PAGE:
The biggest reason shot attempt percentage became such a focal point of hockey analysis was that it was often a harbinger of what was to come. Regression to the mean — where the mean was often closely aligned with who won the shot battle. There are obviously exceptions to the rule and we’ve advanced well beyond “this team sucks, look at their Corsi, bro.” But it’s still an important test to see how well zone time predicts a team’s future ability. And it’s important to put that within the context of the other stats.
So here’s the test: How well does each metric predict a team’s even strength goal percentage, power-play goals per 60, and penalty kill goals against per 60 in the following season?
Again, it’s important to stress that we only have two years of data and 32 data points. It’ll take much more than that to figure out the truth (in-season testing — i.e., how do the first 20 games predict the next 62, and so on — would be more helpful here, but unfortunately is currently impossible). It might be more prudent to do this at the player level, but that’s easier said than done with the way NHL Edge currently operates showing one player or team at a time.
With that caveat out of the way, here are the results.
Even strength
Shots: 0.47
Expected goals: 0.47
Shot attempts: 0.41
Zone time percentage: 0.38
Goals: 0.33
PDO: 0.03
Power play
Expected goals: 0.35
Shots: 0.27
Shot attempts: 0.21
Goals: 0.15
Offensive zone time: 0.14
Shooting percentage: 0.03
Penalty kill
Expected goals: 0.35
Shot attempts: 0.26
Shots: 0.26
Goals: 0.22
Defensive zone time: 0.15
Save percentage: 0.05
That’s a nice reminder about why we use expected goals and other shot metrics over goals and shooting percentages — it’s usually more predictive. There are better ways to measure that, but we’re unfortunately at the mercy of the zone time stats we have. Despite its strong repeatability, zone time does not look to be more meaningful than what is already available. At least not when it comes to 2021-22 data predicting 2022-23 data.
How does zone time correlate with shot attempt percentage?
One of the original reasons that shot attempt percentage gained such prominence was that puck possession was all the rage. We didn’t have data for that, but it was theorized that shot attempt percentage served as a valuable proxy for possession (with some folks going out of their way to track zone time back in the day to compare). That indeed looks to be the case as there’s a very strong relationship between zone time and shot attempt percentage at even strength over the last two seasons (R2 of 0.76).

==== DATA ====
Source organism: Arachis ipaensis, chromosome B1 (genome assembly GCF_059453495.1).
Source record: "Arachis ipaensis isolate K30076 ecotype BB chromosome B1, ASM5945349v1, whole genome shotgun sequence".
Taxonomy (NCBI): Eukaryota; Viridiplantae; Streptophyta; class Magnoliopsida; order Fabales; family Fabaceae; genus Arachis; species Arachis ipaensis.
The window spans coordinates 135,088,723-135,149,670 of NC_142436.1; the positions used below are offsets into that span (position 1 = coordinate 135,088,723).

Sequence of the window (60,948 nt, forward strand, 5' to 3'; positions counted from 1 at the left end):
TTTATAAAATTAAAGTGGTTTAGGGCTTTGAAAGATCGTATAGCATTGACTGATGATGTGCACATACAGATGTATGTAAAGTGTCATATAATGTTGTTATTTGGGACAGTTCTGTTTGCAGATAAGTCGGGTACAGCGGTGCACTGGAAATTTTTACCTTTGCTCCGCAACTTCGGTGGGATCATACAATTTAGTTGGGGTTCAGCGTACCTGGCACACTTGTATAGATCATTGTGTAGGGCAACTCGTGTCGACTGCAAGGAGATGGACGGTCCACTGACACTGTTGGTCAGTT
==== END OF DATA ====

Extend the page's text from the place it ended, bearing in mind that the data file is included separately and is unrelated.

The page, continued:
That’s obviously not a perfect relationship and that’s OK as what we saw above was that meaningful possession is most important. It’s not about having the puck more, it’s about what you do with it.
There’s a lot of room for how well a team uses their zone time — and that’s the next topic of exploration.
Is zone time more important than zone efficiency?
How do we currently measure how good a team is offensively? By looking at how many goals or expected goals they earn per 60 minutes. But you can’t score from the defensive zone. Should those minutes count toward how efficient an offense is? Enter: “zone efficiency.”
Thanks to zone time we can now surmise how much time a team spends in each zone and can then use that time instead of all the minutes to measure how effective an offense is in-zone. Instead of goals per 60, it’s goals per 60 offensive minutes. That’s the idea of zone efficiency.
Here’s what that looked like last year at even strength using expected goals per 60 offensive and defensive zone minutes.
The question that arises from that is obvious: What’s more important, playing in the offensive zone more or making the most of your time in the offensive zone? (Likewise for defense and special teams.)
To measure that, we’re going to the same tests as above, except we’re comparing two variables to a target at the same time using a multiple linear regression.
The target is goals and the variables are zone time and zone efficiency — with zone time converted to an expected goal rate to be on the same playing field. With a multiple linear regression, the more important variable will have a heavier weight (coefficient) in the resulting regression equation.
First, how they correlate in-sample. How much does zone-time and zone efficiency describe goal differential relative to the other?
Even strength
Zone time: 0.24
Zone Efficiency: 0.17
Zone time: 0.15
Zone efficiency: 0.26
Zone time: 0.49
Zone efficiency: 0.51
Over the two-season sample, it seems as if both are equally important at even strength — but not when looking at offense or defense separately. There, it seems that zone time is more relevant to offense and zone efficiency is more relevant to defense. My guess is that it’s possible earning zone time is something dictated by players with the puck, but turning that time into something is dictated by the defense.
On special teams it’s a different story: Zone efficiency is what matters most.
Special teams
Power play
Zone time: 0.10
Zone efficiency: 0.47
Penalty kill